“All right,” replied the mouse. “We shall surely be fast friends then.”
So the frog took a blade of grass and fastened one of the mouse’s front feet to one of his hind legs. When the frog leaped, the mouse tumbled after. Then they stopped and had a big laugh; it was very funny.
They first went to an oat field, where the frog found many insects, and the mouse plenty of grain.
Beyond this field there was a pond. The frog had been going toward this pond all of the time, but the mouse had not noticed it. They were soon on its bank.
When the mouse saw the pond he cried out, “Oh, you know I do not like the water, Mr. Frog. Let us go to the barn.”
“Nothing would do you so much good as a cool bath on this hot day. You have never taken one, so you can not know how good it will make you feel,” and the frog jumped into the water.
The mouse tried to get free, but the frog only laughed.
A hawk, looking down, saw the mouse and swooped down upon it. Since the frog was fastened to the mouse, he too was carried off, and both lost their lives.
When the other frogs heard of what had happened, they said, “Served him right. Served him right,” and no frog since that time has ever played a mean joke.
THE BOYS AND THE FROGS
“Let us go to the pond and have some fun,” said George.
“What fun can we have there?” asked Frank. “The pond is nothing but an old mudhole. We can not swim in such water.”
Down at the pond the sun shone warm, and an old mother frog and her children were sunning themselves on a log. Now and then one plunged into the water with a chug! and then crawled out on the bank.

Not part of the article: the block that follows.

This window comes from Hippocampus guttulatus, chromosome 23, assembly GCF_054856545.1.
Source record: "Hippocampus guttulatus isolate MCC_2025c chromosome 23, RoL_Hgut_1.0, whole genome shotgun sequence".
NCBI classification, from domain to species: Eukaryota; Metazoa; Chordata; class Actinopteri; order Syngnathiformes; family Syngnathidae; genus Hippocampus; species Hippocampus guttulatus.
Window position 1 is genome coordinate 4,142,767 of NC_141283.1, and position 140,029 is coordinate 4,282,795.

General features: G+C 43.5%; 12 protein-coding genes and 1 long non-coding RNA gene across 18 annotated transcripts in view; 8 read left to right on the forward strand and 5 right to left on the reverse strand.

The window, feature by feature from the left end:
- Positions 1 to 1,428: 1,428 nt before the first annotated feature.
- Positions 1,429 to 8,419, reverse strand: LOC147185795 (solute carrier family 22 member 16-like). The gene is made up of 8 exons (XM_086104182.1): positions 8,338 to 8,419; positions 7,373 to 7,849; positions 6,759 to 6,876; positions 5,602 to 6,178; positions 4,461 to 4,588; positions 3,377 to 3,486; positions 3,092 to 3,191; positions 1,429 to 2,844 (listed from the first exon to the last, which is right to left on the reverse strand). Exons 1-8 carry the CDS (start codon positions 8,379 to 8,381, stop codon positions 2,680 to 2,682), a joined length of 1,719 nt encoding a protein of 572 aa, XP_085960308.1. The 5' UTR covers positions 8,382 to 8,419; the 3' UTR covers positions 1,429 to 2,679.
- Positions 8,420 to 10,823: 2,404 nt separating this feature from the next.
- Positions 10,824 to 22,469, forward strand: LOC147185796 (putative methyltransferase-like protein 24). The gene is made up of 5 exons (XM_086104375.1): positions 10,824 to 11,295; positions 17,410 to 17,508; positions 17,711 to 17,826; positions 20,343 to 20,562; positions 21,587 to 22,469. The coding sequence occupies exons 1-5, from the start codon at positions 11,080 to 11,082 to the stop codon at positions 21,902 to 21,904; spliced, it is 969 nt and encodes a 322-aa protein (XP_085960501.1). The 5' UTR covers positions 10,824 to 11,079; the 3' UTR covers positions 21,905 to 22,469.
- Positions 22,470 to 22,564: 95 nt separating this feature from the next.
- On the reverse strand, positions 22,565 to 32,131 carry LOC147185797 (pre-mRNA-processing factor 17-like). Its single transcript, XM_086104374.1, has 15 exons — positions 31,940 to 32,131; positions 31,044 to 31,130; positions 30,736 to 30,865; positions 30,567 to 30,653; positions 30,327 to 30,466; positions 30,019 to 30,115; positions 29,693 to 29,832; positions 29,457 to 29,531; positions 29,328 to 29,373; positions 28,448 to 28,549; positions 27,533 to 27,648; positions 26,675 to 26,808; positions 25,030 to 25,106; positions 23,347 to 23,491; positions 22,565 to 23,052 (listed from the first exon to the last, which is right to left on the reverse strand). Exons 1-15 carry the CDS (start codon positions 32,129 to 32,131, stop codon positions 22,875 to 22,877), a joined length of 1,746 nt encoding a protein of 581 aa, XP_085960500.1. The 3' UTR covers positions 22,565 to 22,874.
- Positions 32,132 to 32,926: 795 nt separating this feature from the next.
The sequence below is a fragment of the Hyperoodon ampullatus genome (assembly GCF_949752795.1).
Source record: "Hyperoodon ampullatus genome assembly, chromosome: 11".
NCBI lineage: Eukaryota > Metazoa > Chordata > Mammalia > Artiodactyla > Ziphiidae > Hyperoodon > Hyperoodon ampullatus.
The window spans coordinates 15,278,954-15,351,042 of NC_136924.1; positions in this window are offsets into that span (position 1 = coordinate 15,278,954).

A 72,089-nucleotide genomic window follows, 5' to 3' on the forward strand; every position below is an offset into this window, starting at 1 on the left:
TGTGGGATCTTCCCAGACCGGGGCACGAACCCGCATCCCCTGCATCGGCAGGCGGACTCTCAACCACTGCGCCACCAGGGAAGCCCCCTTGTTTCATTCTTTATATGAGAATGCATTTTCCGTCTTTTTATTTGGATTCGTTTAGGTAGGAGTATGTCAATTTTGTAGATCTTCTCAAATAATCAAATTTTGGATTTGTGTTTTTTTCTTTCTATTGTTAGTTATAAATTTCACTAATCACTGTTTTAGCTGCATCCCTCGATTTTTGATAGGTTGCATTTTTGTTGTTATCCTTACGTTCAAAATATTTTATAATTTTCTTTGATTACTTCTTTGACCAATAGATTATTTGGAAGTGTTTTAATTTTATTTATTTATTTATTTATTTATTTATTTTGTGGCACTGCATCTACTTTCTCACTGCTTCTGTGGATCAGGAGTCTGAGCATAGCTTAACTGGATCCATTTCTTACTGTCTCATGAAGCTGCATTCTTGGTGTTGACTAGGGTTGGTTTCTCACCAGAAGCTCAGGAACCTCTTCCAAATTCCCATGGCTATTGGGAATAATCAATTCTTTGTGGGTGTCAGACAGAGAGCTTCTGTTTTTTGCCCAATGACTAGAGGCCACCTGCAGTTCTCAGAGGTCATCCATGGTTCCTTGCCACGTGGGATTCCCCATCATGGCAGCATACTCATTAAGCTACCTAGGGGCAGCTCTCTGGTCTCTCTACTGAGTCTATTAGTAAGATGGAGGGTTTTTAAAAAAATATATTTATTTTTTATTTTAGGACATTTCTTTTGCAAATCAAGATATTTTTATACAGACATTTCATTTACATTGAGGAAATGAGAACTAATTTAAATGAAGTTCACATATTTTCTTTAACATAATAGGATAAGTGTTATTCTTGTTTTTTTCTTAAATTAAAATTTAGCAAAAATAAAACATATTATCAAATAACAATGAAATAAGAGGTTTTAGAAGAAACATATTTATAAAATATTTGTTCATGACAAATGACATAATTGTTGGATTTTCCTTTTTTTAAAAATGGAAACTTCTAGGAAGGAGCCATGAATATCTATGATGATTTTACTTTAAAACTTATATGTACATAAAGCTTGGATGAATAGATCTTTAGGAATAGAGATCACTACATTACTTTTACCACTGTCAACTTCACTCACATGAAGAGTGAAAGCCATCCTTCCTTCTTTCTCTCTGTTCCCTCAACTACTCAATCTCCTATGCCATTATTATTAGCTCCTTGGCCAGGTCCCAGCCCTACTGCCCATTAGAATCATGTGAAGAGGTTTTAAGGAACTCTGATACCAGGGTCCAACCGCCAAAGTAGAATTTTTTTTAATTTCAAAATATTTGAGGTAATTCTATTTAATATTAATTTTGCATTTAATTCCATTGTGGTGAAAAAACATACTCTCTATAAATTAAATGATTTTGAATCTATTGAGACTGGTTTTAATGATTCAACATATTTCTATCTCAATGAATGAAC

That was a happy time in frog land.
In the midst of their play, they heard a sound which made the mother frog tremble. It was only a boy’s laugh, but as soon as the mother heard it she said, “Into the water, every one of you. The giants are coming;” and they all jumped into the water.
The giants had armed themselves with pebbles. Each one had a pocketful. As soon as they caught sight of the frogs, they cried, “Now for some fun!”
Before the mother frog could reach the water, a stone hit her on one of her feet. The one-sided battle had begun.
Every time a little frog peeped out of the water to get a breath of air or to look at the two giants, whiz! flew a pebble right toward it, and it never cared to look at its enemies again.
The mother became very angry. She lifted her head boldly above the water.
“Cowards!” she cried. “If we could sting, would you fight us? If we could bite, would you be here? You have great sport tormenting us, because we cannot fight for ourselves. You are cowards! cowards!”
And all the little frogs echoed, “Cowards! cowards!”